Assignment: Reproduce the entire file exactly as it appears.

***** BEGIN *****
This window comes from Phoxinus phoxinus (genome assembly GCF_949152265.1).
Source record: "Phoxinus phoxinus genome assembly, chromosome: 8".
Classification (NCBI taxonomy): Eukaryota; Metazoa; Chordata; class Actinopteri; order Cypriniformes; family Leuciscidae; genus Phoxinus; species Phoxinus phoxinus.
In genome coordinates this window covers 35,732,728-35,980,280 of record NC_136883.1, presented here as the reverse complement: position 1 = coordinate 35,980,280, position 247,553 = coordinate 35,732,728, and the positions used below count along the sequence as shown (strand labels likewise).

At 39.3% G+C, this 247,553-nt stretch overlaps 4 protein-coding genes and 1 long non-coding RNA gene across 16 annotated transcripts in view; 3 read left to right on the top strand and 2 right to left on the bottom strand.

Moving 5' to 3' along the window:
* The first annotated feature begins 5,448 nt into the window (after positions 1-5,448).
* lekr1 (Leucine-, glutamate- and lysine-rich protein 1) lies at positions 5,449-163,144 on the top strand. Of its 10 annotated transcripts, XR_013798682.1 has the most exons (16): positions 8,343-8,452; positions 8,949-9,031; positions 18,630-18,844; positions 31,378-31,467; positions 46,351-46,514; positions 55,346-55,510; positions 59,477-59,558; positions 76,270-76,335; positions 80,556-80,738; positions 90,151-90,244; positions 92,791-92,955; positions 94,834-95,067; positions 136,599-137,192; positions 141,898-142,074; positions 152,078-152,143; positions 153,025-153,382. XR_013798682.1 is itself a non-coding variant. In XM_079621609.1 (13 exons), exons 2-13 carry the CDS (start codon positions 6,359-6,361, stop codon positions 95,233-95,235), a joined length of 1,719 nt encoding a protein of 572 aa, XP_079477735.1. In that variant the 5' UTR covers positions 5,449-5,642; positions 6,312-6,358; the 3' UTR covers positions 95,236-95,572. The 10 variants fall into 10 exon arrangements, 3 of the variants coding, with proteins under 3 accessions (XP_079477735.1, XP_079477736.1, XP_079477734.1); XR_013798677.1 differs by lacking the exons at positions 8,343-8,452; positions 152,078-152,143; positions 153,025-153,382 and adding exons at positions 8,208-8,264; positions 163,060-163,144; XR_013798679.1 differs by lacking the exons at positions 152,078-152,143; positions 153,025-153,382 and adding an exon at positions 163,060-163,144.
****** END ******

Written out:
This window comes from Phoxinus phoxinus (genome assembly GCF_949152265.1).
Source record: "Phoxinus phoxinus genome assembly, chromosome: 8".
Classification (NCBI taxonomy): Eukaryota; Metazoa; Chordata; class Actinopteri; order Cypriniformes; family Leuciscidae; genus Phoxinus; species Phoxinus phoxinus.
In genome coordinates this window covers 35,732,728-35,980,280 of record NC_136883.1, presented here as the reverse complement: position 1 = coordinate 35,980,280, position 247,553 = coordinate 35,732,728, and the positions used below count along the sequence as shown (strand labels likewise).

At 39.3% G+C, this 247,553-nt stretch overlaps 4 protein-coding genes and 1 long non-coding RNA gene across 16 annotated transcripts in view; 3 read left to right on the top strand and 2 right to left on the bottom strand.

Moving 5' to 3' along the window:
* The first annotated feature begins 5,448 nt into the window (after positions 1-5,448).
* lekr1 (Leucine-, glutamate- and lysine-rich protein 1) lies at positions 5,449-163,144 on the top strand. Of its 10 annotated transcripts, XR_013798682.1 has the most exons (16): positions 8,343-8,452; positions 8,949-9,031; positions 18,630-18,844; positions 31,378-31,467; positions 46,351-46,514; positions 55,346-55,510; positions 59,477-59,558; positions 76,270-76,335; positions 80,556-80,738; positions 90,151-90,244; positions 92,791-92,955; positions 94,834-95,067; positions 136,599-137,192; positions 141,898-142,074; positions 152,078-152,143; positions 153,025-153,382. XR_013798682.1 is itself a non-coding variant. In XM_079621609.1 (13 exons), exons 2-13 carry the CDS (start codon positions 6,359-6,361, stop codon positions 95,233-95,235), a joined length of 1,719 nt encoding a protein of 572 aa, XP_079477735.1. In that variant the 5' UTR covers positions 5,449-5,642; positions 6,312-6,358; the 3' UTR covers positions 95,236-95,572. The 10 variants fall into 10 exon arrangements, 3 of the variants coding, with proteins under 3 accessions (XP_079477735.1, XP_079477736.1, XP_079477734.1); XR_013798677.1 differs by lacking the exons at positions 8,343-8,452; positions 152,078-152,143; positions 153,025-153,382 and adding exons at positions 8,208-8,264; positions 163,060-163,144; XR_013798679.1 differs by lacking the exons at positions 152,078-152,143; positions 153,025-153,382 and adding an exon at positions 163,060-163,144.